Thursday, May 13, 2010

Grocery gardening fits the flavor bill, budget
Imagine the freshest rosemary for a black bean dish, sugar snaps for your pasta and goat cheese and fresh grapes for dessert. “Grocery Gardening” is just right for Southeast Texas. Jean Ann Van Krevelen never even met the three other contributors to this book in person, but they’ve created a picturesque, practical guide for getting the best bang for your garden buck. Make trellis, pot and window plantings and you’ll have something growing every season. The recipes here are easy and fresh. I already love the following. In fact, this blend finally made me realize I like cucumbers. Try the salad and try this book:

Asian Cucumbers
3 medium cucumbers, peeled, seeded, sliced lengthwise and then sliced crosswise in thin slices
1 tablespoon kosher salt
3 tablespoons rice wine vinegar
3 tablespoons sesame oil
1/2 teaspoon sugar
1/2 teaspoon hot, red pepper flakes
1 1/2 tablespoons sesame seeds, toasted in a skillet until golden brown
Toss the cucumbers with the sea salt and place in a colander in the skink. Place an ice-filled bag on the cucumbers to drain for 45 minutes to 1 hour. (The ice bag will weight the cucumbers to help their liquid drain.) Whisk the vinegar, sesame oil, sugar and hot pepper flakes until blended and the sugar is dissolved. Rise the cucumbers and pat them dry with paper towels Toss the cucumbers with the dressing. Top the sesame seeds and serve immediately.

Grape leaves
The above book got me onto grape leaves, which I found on vines taking over my mother’s back yard. I plucked some perfect ones and arranged them on a plate, like a charger. Then I plopped down a sort of black-eyed-pea “hummus” I made, and ground up additional leaves into that blend. I also wrapped pork bites in additional leaves.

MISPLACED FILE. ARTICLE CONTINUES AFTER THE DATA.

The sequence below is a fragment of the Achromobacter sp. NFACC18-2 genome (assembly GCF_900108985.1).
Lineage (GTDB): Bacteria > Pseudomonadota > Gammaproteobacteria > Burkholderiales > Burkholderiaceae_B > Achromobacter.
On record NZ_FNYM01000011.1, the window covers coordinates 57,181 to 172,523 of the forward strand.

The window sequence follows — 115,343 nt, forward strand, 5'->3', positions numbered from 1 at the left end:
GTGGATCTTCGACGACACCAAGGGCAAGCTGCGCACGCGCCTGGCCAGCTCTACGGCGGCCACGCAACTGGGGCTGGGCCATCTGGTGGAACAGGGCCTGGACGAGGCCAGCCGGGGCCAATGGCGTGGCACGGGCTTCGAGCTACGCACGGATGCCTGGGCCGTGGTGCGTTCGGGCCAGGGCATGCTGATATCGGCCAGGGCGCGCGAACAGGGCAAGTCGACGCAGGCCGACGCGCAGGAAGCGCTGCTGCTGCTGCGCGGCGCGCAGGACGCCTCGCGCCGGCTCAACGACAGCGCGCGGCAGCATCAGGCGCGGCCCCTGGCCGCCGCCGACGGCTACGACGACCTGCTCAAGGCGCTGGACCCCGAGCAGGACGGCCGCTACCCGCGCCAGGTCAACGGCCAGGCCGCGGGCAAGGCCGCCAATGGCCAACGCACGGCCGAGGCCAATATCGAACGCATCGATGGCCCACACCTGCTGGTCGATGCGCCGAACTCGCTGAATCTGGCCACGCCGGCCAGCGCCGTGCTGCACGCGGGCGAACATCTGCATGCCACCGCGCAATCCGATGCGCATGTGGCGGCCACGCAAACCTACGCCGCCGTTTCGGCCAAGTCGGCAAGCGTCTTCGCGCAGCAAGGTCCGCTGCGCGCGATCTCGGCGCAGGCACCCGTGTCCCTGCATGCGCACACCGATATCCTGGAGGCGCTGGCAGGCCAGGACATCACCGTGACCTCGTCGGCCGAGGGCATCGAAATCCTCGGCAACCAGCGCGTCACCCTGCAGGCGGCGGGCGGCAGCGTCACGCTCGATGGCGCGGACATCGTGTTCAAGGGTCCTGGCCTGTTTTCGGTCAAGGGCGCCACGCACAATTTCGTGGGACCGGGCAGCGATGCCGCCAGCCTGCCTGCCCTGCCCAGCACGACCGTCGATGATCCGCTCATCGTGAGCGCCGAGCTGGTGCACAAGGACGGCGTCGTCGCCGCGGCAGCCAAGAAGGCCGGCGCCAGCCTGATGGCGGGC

My daughter says I’m addicted. I’ve learned how to blanch and store them, and I aim to grow my own vines at home.

The right pinch
Potatoes were my testing ground for new McCormick blends, but first let me clarify. I recently sent readers to learn more about the Perfect Pinch line by sending them to perfect.pinch, and the company ask that I make a correction, by sending readers to for the right address. Goodness knows what kind of pinching the other place could be discussing.
Cinnamon and coffee is my pick of intrigue in the McCormick Flavor Forecast 2010 grilling edition, but let it be known that spice folks have new ready-to-use blends on the market, including Lowry’s Szechuan Sweet & Sour BBQ and Tuscan Sun-Dried Tomato marinades and Grill Mates Brown Sugar Bourbon and Mexican Fiesta Marinades, Applewood Rub and Smokehouse Maple Seasoning Blend. I couldn’t wait to fire up the grill and fried up some potatoes in olive oil and some of these blends for a flavorful dinner.

Do you have Paula Deen in a box?
We let her out for Mother’s Day, preparing Southern-Style Buttery Beer Bread, Homestyle Moist Yellow Cake Mix and Homestyle Sugar Cookie Mix. I ordinarily pass on sugar cookies, but the family seemed to concur these were the best ever. My mom voted the cookies as her favorite even before she tried the cake, but she also loved the cake’s texture and flavor. No one could have a problem with this beer bread. Designed to go quickly to the table, the Paula Deen line ranges from $.69 to $2.49, which makers say appeals to the increasingly cost-sensitive consumers today and still offers them a quality brand.
The roll outs also include Homestyle White and Chocolate Cake Mix; Homestyle Chocolate Chip Cookie Mix; Blueberry, Corn and Raspberry Muffin Mix; and the spice grinders and shakers I shared with you earlier.

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